While it may sound like an astrological star sign, the sartorius actually the longest muscle in your body, stretching from the anterior superior iliac spine (ASIS) to the medial knee. Named from the Latin sartor ‘tailor’, (commonly thought to have attained this name in reference to the activation of the muscle when sitting in the cross-legged position once adopted by tailors). It also is a bi-articular muscle, meaning it operates on two joints, the hip and the knee.

The sartorius is the longest muscle in the body, connecting from the front of the pelvis to the inside of the knee.

Like Cinderella, the sartorius is often overshadowed by its more famous “step-sisters” − the psoas and iliacus − as a cause of anterior hip pain. Yet an overly tight sartorius can cause acute discomfort at the front of the pelvis. Like the iliopsoas, it can also adaptively shorten due to sitting, which results in chronic dysfunction. This dysfunction can have concomitant far-reaching effects throughout the body. For example, considering the downward pull of the sartorius on the ASIS, chronic tightness in this muscle has the potential to cause stress and impingement in the lumbar spine.

At the hip, the sartorius acts in synergy with the iliopsoas for hip flexion and aids the lateral rotators (gluteus maximus, obturators internus and externus, gemelli superior and inferior, quadratus femoris and piriformis) to create hip external rotation. Along with the tensor fascia latae, gluteus maximus and gluteus medius, sartorius abducts the hip. At the tibiofemoral joint, the sartorius is a synergist in knee flexion (working with the prime movers – biceps femoris, semitendinosus, and semimembranosus) and involved in medial rotation of the flexed knee. The next time you look at the sole of your shoe to see if you have stepped in gum, give a shout out to your sartorius (and it’s back up band), which is orchestrating all these directions of movement simultaneously!

Because it crosses at the knee, the sartorius can also be a cause of medial knee pain. Joining with the tendons of gracilis and semitendinosus to form the pes anserinus (PA) tendon, tightnessdysfunctional movement patterns and over use of any of these muscles can result in inflammation at the PA tendon, and sometimes its under-lying bursae. This inflammation may be experienced as pain or hypersensitivity on the inside of the knee[1].

Other symptoms of sartorius-related muscle pain can include a burning or stinging sensation at the front of the hip. This pain may be brought on by an overt trauma, such as an athletic injury. Sports which require sharp turns around a planted foot, such as basketball and football, or a fall whilst skiing where one foot remains trapped in deep snow, can expose the sartorius to unexpected and sudden torsional forces resulting in muscle strain and tissue damage.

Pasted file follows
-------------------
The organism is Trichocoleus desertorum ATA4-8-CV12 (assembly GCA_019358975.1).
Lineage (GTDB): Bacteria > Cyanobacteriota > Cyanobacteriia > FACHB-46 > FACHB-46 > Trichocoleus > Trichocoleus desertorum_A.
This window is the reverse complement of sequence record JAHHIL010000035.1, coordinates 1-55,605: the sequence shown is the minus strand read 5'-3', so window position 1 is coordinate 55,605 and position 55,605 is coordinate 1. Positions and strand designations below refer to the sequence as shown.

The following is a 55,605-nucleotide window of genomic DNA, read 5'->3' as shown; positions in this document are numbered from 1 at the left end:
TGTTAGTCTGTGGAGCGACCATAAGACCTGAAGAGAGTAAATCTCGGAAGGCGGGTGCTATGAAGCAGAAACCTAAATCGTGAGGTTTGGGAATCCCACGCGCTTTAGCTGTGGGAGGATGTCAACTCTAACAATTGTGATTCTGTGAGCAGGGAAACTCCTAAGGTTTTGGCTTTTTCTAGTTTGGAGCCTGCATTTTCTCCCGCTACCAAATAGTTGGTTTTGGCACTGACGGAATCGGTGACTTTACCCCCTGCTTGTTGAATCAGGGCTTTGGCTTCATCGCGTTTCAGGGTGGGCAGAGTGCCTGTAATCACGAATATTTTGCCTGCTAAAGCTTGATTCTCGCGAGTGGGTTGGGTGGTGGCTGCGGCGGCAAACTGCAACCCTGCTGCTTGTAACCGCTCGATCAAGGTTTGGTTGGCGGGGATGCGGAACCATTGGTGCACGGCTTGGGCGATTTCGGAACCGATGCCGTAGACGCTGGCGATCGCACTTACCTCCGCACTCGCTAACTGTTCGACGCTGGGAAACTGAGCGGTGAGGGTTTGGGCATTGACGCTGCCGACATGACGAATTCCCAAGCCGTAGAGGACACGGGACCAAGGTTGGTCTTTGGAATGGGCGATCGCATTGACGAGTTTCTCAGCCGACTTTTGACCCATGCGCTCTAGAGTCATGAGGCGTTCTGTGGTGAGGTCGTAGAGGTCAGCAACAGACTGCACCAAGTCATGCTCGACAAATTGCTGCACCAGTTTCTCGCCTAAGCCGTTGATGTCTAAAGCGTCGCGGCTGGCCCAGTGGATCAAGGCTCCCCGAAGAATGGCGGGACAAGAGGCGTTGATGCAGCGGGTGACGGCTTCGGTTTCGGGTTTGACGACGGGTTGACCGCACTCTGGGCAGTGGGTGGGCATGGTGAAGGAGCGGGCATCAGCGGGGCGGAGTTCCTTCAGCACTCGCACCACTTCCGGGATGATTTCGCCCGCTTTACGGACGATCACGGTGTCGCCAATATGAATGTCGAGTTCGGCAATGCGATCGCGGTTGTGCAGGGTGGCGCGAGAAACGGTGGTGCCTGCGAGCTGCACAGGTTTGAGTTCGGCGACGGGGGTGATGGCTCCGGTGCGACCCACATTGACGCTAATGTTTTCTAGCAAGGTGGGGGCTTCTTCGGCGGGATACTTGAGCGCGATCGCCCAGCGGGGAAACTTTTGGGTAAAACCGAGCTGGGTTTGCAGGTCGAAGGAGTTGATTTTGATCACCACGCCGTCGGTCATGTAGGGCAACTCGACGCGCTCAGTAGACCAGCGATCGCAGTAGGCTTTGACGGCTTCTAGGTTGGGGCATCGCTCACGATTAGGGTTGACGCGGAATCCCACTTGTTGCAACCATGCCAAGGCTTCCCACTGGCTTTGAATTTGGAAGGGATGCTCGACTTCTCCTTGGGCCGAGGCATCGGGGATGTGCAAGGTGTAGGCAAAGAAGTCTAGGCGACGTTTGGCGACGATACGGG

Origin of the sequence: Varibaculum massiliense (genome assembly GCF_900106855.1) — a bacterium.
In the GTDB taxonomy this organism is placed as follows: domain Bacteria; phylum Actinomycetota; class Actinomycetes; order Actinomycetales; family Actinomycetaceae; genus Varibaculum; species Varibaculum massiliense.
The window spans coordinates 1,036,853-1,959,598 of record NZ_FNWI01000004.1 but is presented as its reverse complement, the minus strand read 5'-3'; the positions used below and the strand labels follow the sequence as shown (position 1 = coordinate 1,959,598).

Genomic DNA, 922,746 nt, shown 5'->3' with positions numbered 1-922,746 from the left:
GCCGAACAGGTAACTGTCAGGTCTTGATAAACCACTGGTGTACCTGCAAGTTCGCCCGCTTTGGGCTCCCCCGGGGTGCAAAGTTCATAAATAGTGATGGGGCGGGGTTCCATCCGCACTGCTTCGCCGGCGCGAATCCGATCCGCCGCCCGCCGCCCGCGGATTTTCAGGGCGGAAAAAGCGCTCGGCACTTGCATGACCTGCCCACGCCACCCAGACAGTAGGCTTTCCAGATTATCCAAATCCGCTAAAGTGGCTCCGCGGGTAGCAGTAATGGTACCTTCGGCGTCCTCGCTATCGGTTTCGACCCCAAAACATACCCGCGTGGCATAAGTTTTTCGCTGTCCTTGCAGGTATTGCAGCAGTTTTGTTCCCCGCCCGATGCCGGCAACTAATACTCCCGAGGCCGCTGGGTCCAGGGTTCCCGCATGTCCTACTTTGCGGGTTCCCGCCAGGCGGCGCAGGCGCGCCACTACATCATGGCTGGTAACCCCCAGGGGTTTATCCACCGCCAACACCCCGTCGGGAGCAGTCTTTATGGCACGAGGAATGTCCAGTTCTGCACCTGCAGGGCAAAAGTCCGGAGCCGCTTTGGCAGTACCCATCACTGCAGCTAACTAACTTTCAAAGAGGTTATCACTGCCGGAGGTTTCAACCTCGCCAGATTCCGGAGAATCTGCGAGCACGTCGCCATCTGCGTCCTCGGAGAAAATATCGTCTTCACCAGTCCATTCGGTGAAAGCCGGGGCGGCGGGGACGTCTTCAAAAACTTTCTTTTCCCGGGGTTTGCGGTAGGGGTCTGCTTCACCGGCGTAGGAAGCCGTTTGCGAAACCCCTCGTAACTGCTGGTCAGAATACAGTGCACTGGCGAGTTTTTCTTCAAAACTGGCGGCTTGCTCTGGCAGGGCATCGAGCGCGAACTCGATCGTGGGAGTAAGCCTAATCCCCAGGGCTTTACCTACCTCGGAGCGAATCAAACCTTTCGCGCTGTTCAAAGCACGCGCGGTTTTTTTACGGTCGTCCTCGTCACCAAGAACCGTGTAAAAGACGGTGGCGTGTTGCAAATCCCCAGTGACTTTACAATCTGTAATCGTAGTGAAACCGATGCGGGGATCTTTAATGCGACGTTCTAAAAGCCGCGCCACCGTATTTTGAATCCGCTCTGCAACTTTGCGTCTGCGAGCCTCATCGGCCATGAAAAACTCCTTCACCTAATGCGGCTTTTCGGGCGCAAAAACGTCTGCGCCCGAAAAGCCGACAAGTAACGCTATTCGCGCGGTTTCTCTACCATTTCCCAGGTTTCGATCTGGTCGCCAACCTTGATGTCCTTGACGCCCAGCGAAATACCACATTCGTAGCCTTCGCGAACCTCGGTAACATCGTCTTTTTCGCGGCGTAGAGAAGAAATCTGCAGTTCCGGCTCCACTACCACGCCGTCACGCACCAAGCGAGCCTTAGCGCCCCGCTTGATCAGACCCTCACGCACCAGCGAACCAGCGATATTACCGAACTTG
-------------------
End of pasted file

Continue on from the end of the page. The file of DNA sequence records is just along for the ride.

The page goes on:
Outside of acute injury, however, poor postural and alignment habits can also contribute to sartorius-related pain. Now that you’ve read this introduction to sartorius anatomy, check back in on Friday to read more on how our habits may be contributing to sartorius dysfunction and how Yoga Tune Up® can provide relief!

[1] Rennie, W.J. & Saifuddin, A. Pes Anserine Bursitis: incidence in symptomatic knees & clinical presentation. Skeletal Radiol (2005) 34:395-398


Enjoyed this article? Read Hip Space Available Immediately: A Step on the Path to a Balanced Pelvis

Ali Bell

Ali was introduced to yoga by a roommate over 10 years ago – who obviously thought she needed it. As someone who biked all winter and ran and swam all summer, yoga became a bit of a life saver in terms of providing some physical and mental flexibility. Over the years yoga quickly began to surpass her interest in other pursuits – and some may say that is because the Scottish person in her truly appreciates how much cheaper yoga is than fancy running shoes. Since graduating from a 200 hour yoga teacher training program in 2007 (Bodhi Tree Yoga, Regina, Saskatchewan, Canada) Ali has continued on as a committed yoga teacher with an active physical practice and a keen interest in the anatomy and physiology of movement. Having been a keen follower of Jill Miller and Yoga Tune Up® since starting her journey as a yoga teacher, Ali completed the Level 1 YTU Training in October 2015. With a full-time day job as a Research Scientist for a local regional health authority, Ali continues to teach yoga part-time, infusing her classes with the science of movement and guiding people to be researchers of their own body.

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Alison Quinn

Great post! I was really wondering about the role of the sartorius and this was a great in-depth introduction. I also experience hip “stuff” sometimes and maybe my sartorius is to blame – worth thinking about! Great timing

Amber Green

Thank you for this article! I never thought of the Sartorius being a problem. I experience pain at the front of the hip and the medial side of the knee as well as sore glutes and piriformis, and ql. I always attributed these symptoms to a problem with the psoas as it is often associated with back and knee pain. Many of the figure skaters I teach have these sensitivities as well and this will be information that may help some of them relieve some of their pain.

Catherine RL

Thank you for this article. Very informative and I am absolutely fascinated. The more I read, the more I want to read and learn.

Tammy abresch

Sartorius muscle can certainly cause a little confusion. As a new Yoga Tune Up student feeling a little overwhelmed I sure have enjoyed this article. Thank you


Thank you for this article. I didn’t give much thought to the Sartorius other than the fact it was the longest muscle in the body. This has helped me to better understand my own medial knee pain in my right knee from running a marathon several years ago. I am on a quest to figure out what happened and why to my knee. This is very interesting and I will now have to pay more attention to the Sartorius.